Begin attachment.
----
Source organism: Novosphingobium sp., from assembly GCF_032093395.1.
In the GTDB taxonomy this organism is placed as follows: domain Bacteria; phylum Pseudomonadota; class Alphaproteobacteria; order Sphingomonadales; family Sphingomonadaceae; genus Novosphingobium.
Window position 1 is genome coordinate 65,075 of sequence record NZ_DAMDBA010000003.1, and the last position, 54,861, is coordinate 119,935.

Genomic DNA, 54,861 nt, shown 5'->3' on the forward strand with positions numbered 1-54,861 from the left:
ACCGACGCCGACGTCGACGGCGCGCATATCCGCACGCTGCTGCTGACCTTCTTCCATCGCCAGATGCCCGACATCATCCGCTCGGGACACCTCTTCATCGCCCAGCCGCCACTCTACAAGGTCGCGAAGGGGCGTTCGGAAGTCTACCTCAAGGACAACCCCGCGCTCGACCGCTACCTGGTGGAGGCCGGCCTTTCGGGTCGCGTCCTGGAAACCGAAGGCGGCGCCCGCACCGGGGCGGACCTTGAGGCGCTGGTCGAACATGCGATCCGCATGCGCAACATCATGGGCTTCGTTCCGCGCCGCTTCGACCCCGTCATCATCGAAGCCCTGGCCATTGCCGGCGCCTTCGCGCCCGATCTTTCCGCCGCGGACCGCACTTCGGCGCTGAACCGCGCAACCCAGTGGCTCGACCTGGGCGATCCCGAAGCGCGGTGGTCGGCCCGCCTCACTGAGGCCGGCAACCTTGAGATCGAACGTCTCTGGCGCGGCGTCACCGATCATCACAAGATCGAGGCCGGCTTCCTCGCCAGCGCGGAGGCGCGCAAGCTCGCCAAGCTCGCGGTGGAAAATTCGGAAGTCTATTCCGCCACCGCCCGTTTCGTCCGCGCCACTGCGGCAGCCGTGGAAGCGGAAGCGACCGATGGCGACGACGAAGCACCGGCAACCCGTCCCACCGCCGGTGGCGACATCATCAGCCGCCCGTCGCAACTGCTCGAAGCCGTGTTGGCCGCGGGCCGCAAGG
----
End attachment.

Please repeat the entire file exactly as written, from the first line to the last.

Source organism: Novosphingobium sp., from assembly GCF_032093395.1.
In the GTDB taxonomy this organism is placed as follows: domain Bacteria; phylum Pseudomonadota; class Alphaproteobacteria; order Sphingomonadales; family Sphingomonadaceae; genus Novosphingobium.
Window position 1 is genome coordinate 65,075 of sequence record NZ_DAMDBA010000003.1, and the last position, 54,861, is coordinate 119,935.

Genomic DNA, 54,861 nt, shown 5'->3' on the forward strand with positions numbered 1-54,861 from the left:
ACCGACGCCGACGTCGACGGCGCGCATATCCGCACGCTGCTGCTGACCTTCTTCCATCGCCAGATGCCCGACATCATCCGCTCGGGACACCTCTTCATCGCCCAGCCGCCACTCTACAAGGTCGCGAAGGGGCGTTCGGAAGTCTACCTCAAGGACAACCCCGCGCTCGACCGCTACCTGGTGGAGGCCGGCCTTTCGGGTCGCGTCCTGGAAACCGAAGGCGGCGCCCGCACCGGGGCGGACCTTGAGGCGCTGGTCGAACATGCGATCCGCATGCGCAACATCATGGGCTTCGTTCCGCGCCGCTTCGACCCCGTCATCATCGAAGCCCTGGCCATTGCCGGCGCCTTCGCGCCCGATCTTTCCGCCGCGGACCGCACTTCGGCGCTGAACCGCGCAACCCAGTGGCTCGACCTGGGCGATCCCGAAGCGCGGTGGTCGGCCCGCCTCACTGAGGCCGGCAACCTTGAGATCGAACGTCTCTGGCGCGGCGTCACCGATCATCACAAGATCGAGGCCGGCTTCCTCGCCAGCGCGGAGGCGCGCAAGCTCGCCAAGCTCGCGGTGGAAAATTCGGAAGTCTATTCCGCCACCGCCCGTTTCGTCCGCGCCACTGCGGCAGCCGTGGAAGCGGAAGCGACCGATGGCGACGACGAAGCACCGGCAACCCGTCCCACCGCCGGTGGCGACATCATCAGCCGCCCGTCGCAACTGCTCGAAGCCGTGTTGGCCGCGGGCCGCAAGG